Shortly after Easter I spotted something that appeared to be a dead insect on the living room carpet. I gingerly picked it up and was taking it to the kitchen trash can when it suddenly moved and stung me on the finger. It turned out that it was a wasp and it wasn’t dead. It had just been playing possum and I fell for it. This, of course, was only the most recent skirmish in my long-running war against wasps.

To add injury to insult, that dangerous creature had stung me on my remaining good hand. I already had a lacerated finger on my other hand, from where I had cut myself slicing an Easter ham. I had been jealous of my son-in-law’s excellent ham carving knife, so I bought myself an extremely sharp one, that I really had no business owning. Now both hands were throbbing.

This event triggered memories of the first time I was assaulted by wasps, back in Florida. I was using an electric hedge trimmer when suddenly I was surrounded by angry wasps. I was stung several times on the back and arms. In my panic I severed the electrical extension cord attached to the trimmer. I was lucky that I didn’t get fatally shocked, as well as stung.

As I retreated to the house, I could see that there was a large wasps’ nest suspended right in the middle of the hedge I had been clipping. I suppose it was like when our middle son was a toddler and he would go into his sister’s room and violently shake her Barbie Dream House. We called him Hurricane Andy, just like the furious wasps; however, Andy’s sister was not amused.

Last summer my wife Diane and I ran across another swarm of hostile wasps who evidently had decided that our little pontoon boat was their territory. We had seen some of those cylindrical mud nests on the boat and I had assumed that they were made by what are called organ pipe mud daubers. The Wikipedia entry on wasps says, “Mud daubers are not aggressive and are unlikely to sting.” I don’t know what mud daubers they were talking about, but these wasps were extremely belligerent and both Diane and I were stung multiple times. A couple of times they literally chased us off the boat and back onto the dock. We assumed there must have been wasps nests under the dock because of the sheer numbers.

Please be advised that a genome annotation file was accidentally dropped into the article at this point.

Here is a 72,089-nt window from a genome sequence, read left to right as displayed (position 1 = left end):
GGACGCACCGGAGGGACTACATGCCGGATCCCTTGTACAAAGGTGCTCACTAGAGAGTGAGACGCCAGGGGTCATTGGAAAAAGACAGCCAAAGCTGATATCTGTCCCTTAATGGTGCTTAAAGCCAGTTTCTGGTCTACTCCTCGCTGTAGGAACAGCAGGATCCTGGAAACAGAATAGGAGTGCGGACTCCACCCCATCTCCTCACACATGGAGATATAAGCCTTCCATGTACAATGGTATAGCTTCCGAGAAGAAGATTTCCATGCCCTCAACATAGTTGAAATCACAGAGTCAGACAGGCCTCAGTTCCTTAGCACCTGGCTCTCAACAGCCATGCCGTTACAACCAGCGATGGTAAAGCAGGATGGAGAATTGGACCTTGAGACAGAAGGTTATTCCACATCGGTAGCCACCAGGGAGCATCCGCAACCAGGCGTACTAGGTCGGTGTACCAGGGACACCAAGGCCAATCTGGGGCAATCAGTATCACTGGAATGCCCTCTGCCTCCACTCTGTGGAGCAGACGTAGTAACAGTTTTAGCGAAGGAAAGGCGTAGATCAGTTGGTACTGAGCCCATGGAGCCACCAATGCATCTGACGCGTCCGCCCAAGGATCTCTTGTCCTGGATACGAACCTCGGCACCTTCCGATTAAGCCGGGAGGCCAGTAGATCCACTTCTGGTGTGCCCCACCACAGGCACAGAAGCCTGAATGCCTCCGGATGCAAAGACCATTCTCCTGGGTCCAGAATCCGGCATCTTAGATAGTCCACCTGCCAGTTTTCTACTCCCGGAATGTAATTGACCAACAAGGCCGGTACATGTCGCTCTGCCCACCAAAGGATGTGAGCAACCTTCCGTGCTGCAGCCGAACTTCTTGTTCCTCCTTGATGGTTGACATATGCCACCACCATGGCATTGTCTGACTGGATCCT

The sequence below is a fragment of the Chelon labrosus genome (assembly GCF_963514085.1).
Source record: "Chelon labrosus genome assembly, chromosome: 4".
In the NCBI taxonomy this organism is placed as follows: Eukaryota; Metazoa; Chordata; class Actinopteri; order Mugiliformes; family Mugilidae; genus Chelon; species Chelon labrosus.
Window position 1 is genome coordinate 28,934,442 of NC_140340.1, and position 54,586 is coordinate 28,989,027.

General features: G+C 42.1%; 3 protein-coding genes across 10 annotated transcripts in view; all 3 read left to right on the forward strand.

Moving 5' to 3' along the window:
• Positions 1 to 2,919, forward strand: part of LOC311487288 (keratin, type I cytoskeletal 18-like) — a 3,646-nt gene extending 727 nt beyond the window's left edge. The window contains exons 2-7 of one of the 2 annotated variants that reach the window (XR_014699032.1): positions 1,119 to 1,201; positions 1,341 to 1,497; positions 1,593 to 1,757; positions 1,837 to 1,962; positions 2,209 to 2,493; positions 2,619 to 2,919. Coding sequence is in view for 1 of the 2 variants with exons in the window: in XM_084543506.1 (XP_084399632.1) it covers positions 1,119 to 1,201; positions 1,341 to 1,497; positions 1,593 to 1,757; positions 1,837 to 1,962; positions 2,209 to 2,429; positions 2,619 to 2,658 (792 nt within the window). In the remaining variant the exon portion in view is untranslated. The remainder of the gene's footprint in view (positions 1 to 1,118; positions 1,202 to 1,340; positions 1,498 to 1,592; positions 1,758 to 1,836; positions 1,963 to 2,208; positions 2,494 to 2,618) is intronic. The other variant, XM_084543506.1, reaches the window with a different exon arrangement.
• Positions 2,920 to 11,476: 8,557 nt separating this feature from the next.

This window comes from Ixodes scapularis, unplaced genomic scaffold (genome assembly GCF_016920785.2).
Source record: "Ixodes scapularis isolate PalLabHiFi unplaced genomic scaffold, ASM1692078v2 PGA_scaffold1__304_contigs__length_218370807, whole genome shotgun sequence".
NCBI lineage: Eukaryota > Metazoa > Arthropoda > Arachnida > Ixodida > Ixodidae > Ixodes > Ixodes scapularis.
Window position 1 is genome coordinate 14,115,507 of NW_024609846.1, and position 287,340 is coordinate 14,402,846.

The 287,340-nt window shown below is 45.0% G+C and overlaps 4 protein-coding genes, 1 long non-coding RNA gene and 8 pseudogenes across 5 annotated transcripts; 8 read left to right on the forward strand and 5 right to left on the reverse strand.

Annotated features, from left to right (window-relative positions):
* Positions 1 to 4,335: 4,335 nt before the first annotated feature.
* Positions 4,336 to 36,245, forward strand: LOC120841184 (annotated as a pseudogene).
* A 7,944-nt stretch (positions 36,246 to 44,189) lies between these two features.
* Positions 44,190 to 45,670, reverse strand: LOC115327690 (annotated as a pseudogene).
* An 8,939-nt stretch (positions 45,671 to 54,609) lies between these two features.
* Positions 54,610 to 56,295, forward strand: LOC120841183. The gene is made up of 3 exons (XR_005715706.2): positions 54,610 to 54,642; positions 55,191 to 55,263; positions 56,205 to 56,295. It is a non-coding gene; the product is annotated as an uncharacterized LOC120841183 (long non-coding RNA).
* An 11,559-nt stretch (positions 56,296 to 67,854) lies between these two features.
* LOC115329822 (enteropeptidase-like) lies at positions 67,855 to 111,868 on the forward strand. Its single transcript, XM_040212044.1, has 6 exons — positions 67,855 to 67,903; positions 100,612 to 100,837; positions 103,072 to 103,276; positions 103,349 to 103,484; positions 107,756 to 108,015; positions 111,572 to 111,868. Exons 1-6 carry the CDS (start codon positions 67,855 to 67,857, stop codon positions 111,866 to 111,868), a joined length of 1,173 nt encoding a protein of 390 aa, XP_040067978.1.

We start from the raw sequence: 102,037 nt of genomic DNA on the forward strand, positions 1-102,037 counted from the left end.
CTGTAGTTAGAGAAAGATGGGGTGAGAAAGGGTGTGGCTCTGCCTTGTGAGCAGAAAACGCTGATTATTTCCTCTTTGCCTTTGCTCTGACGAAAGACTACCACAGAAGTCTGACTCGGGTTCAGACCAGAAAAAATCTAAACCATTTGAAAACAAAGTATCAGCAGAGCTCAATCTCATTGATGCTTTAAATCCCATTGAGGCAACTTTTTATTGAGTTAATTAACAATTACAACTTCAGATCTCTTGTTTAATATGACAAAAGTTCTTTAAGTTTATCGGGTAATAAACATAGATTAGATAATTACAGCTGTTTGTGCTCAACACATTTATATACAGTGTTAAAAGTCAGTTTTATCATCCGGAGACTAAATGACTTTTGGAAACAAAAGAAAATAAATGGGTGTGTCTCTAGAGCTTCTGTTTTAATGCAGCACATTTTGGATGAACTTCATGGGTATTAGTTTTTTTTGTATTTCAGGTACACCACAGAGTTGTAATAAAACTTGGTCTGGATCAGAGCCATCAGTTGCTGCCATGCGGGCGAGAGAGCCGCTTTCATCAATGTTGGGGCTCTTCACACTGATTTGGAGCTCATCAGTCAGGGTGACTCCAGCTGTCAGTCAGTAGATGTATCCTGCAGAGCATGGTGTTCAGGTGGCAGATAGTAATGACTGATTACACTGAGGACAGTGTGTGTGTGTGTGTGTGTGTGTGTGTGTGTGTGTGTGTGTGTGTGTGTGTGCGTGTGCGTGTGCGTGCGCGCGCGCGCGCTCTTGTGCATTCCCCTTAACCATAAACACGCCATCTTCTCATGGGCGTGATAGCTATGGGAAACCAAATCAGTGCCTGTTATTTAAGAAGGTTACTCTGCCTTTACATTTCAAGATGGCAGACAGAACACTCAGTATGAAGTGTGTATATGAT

Eventually the wasps calmed down and we were able to return to the boat. We started the engine and took off. The movement of the air when we accelerated seemed to keep the wasps at bay. I, however, was then afraid to slow the boat down. It was a little like that Keanu Reeves movie Speed, where he has to keep a bus traveling at 50 miles an hour or it will explode. We were able, however, to dock the boat and get clear before the wasps were able to regroup and attack again.

In the past we usually kept our boat at a 4-H Fairgrounds for the winter, not far from where we dock it. Whenever we took it out for a new boating season, it was always infested with horrendous looking barn spiders. I tried spraying the pontoon liberally with foul smelling spider repellent, until I almost asphyxiated myself. Mothballs seemed to help a little more.

By the way, Wikipedia also says that mud daubers are “actually beneficial as they help control spiders.” Don’t believe it! Although our mud daubers chased us away, they did nothing to deter those terrible spiders. Together they presented a terrifying double-threat.

I finally did buy some super insecticide that was advertised to kill wasps, hornets and yellow jackets. The spray is supposed to reach 20 feet, for those of us who wouldn’t want to touch a wasp with a 10-foot pole. The poison didn’t seem to kill them, but it did seem to get them wet and angrier.

Just the other day I read that scientists are now concerned because they have discovered giant Asian hornets in Washington State for the first time. These frightening insects can grow up to two inches in length and can destroy an entire beehive in short order. Their stingers are long enough to pierce a standard beekeeping suit and in Japan, they kill up to 50 people a year. They are said to produce a toxic venom equivalent to that of a venomous snake. Usually staid and understated entomologists have nicknamed them “murder hornets.”

Diane and I have had trouble enough with mud daubers, we certainly don’t need to contend with murder hornets. The important thing to remember is to always treat nature with respect and don’t believe everything you read in Wikipedia.

Terry L. Stawar, Ed.D. lives in Jeffersonville is the CEO of LifeSpring Health Systems and can be reached at

Recommended for you